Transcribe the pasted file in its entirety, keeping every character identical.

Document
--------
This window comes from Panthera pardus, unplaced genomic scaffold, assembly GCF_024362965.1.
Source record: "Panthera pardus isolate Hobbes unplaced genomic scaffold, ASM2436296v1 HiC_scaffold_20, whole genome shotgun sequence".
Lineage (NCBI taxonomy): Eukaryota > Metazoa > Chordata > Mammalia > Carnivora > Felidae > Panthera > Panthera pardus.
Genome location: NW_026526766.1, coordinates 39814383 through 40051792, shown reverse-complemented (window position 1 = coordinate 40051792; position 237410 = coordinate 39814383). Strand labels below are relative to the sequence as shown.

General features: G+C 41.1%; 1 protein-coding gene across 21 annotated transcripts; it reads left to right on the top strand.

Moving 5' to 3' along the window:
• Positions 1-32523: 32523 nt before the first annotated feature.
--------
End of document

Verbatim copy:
This window comes from Panthera pardus, unplaced genomic scaffold, assembly GCF_024362965.1.
Source record: "Panthera pardus isolate Hobbes unplaced genomic scaffold, ASM2436296v1 HiC_scaffold_20, whole genome shotgun sequence".
Lineage (NCBI taxonomy): Eukaryota > Metazoa > Chordata > Mammalia > Carnivora > Felidae > Panthera > Panthera pardus.
Genome location: NW_026526766.1, coordinates 39814383 through 40051792, shown reverse-complemented (window position 1 = coordinate 40051792; position 237410 = coordinate 39814383). Strand labels below are relative to the sequence as shown.

General features: G+C 41.1%; 1 protein-coding gene across 21 annotated transcripts; it reads left to right on the top strand.

Moving 5' to 3' along the window:
• Positions 1-32523: 32523 nt before the first annotated feature.